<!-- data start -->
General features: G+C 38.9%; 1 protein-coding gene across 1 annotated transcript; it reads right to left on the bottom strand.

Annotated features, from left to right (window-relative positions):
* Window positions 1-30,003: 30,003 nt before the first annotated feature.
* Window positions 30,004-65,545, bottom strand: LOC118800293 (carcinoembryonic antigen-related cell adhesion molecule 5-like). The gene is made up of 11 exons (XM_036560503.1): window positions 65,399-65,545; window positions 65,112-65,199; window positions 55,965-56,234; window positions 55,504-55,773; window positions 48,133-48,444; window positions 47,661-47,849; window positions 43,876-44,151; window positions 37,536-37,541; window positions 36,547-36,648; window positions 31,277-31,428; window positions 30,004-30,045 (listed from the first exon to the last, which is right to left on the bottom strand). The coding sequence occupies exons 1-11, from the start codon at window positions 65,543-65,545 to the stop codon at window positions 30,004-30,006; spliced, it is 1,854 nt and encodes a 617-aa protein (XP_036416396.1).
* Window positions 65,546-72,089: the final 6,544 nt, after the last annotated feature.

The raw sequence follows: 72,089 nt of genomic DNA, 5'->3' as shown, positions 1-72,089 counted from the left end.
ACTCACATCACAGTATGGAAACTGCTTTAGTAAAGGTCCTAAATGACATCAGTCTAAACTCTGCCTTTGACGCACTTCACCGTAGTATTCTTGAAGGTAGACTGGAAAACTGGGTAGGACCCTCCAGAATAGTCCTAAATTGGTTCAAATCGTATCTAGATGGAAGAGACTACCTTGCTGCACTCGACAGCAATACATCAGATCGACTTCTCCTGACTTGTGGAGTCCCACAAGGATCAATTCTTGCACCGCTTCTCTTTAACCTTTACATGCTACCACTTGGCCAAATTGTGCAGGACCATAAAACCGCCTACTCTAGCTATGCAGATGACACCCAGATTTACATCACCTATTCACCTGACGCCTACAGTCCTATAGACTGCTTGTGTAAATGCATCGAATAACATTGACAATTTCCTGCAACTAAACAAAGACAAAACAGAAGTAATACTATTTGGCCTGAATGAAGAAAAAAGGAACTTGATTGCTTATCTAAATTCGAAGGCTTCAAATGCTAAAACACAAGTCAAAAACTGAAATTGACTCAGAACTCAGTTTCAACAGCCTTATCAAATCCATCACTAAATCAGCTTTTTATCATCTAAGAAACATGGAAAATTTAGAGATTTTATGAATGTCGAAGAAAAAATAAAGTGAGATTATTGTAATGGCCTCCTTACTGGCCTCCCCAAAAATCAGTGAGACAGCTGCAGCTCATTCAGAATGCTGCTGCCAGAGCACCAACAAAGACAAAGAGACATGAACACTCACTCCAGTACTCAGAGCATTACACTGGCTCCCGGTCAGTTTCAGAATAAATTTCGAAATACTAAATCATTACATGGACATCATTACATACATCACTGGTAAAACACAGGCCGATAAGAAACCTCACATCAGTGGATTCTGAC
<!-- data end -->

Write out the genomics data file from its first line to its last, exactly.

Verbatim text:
General features: G+C 38.9%; 1 protein-coding gene across 1 annotated transcript; it reads right to left on the bottom strand.

Annotated features, from left to right (window-relative positions):
* Window positions 1-30,003: 30,003 nt before the first annotated feature.
* Window positions 30,004-65,545, bottom strand: LOC118800293 (carcinoembryonic antigen-related cell adhesion molecule 5-like). The gene is made up of 11 exons (XM_036560503.1): window positions 65,399-65,545; window positions 65,112-65,199; window positions 55,965-56,234; window positions 55,504-55,773; window positions 48,133-48,444; window positions 47,661-47,849; window positions 43,876-44,151; window positions 37,536-37,541; window positions 36,547-36,648; window positions 31,277-31,428; window positions 30,004-30,045 (listed from the first exon to the last, which is right to left on the bottom strand). The coding sequence occupies exons 1-11, from the start codon at window positions 65,543-65,545 to the stop codon at window positions 30,004-30,006; spliced, it is 1,854 nt and encodes a 617-aa protein (XP_036416396.1).
* Window positions 65,546-72,089: the final 6,544 nt, after the last annotated feature.

The raw sequence follows: 72,089 nt of genomic DNA, 5'->3' as shown, positions 1-72,089 counted from the left end.
ACTCACATCACAGTATGGAAACTGCTTTAGTAAAGGTCCTAAATGACATCAGTCTAAACTCTGCCTTTGACGCACTTCACCGTAGTATTCTTGAAGGTAGACTGGAAAACTGGGTAGGACCCTCCAGAATAGTCCTAAATTGGTTCAAATCGTATCTAGATGGAAGAGACTACCTTGCTGCACTCGACAGCAATACATCAGATCGACTTCTCCTGACTTGTGGAGTCCCACAAGGATCAATTCTTGCACCGCTTCTCTTTAACCTTTACATGCTACCACTTGGCCAAATTGTGCAGGACCATAAAACCGCCTACTCTAGCTATGCAGATGACACCCAGATTTACATCACCTATTCACCTGACGCCTACAGTCCTATAGACTGCTTGTGTAAATGCATCGAATAACATTGACAATTTCCTGCAACTAAACAAAGACAAAACAGAAGTAATACTATTTGGCCTGAATGAAGAAAAAAGGAACTTGATTGCTTATCTAAATTCGAAGGCTTCAAATGCTAAAACACAAGTCAAAAACTGAAATTGACTCAGAACTCAGTTTCAACAGCCTTATCAAATCCATCACTAAATCAGCTTTTTATCATCTAAGAAACATGGAAAATTTAGAGATTTTATGAATGTCGAAGAAAAAATAAAGTGAGATTATTGTAATGGCCTCCTTACTGGCCTCCCCAAAAATCAGTGAGACAGCTGCAGCTCATTCAGAATGCTGCTGCCAGAGCACCAACAAAGACAAAGAGACATGAACACTCACTCCAGTACTCAGAGCATTACACTGGCTCCCGGTCAGTTTCAGAATAAATTTCGAAATACTAAATCATTACATGGACATCATTACATACATCACTGGTAAAACACAGGCCGATAAGAAACCTCACATCAGTGGATTCTGAC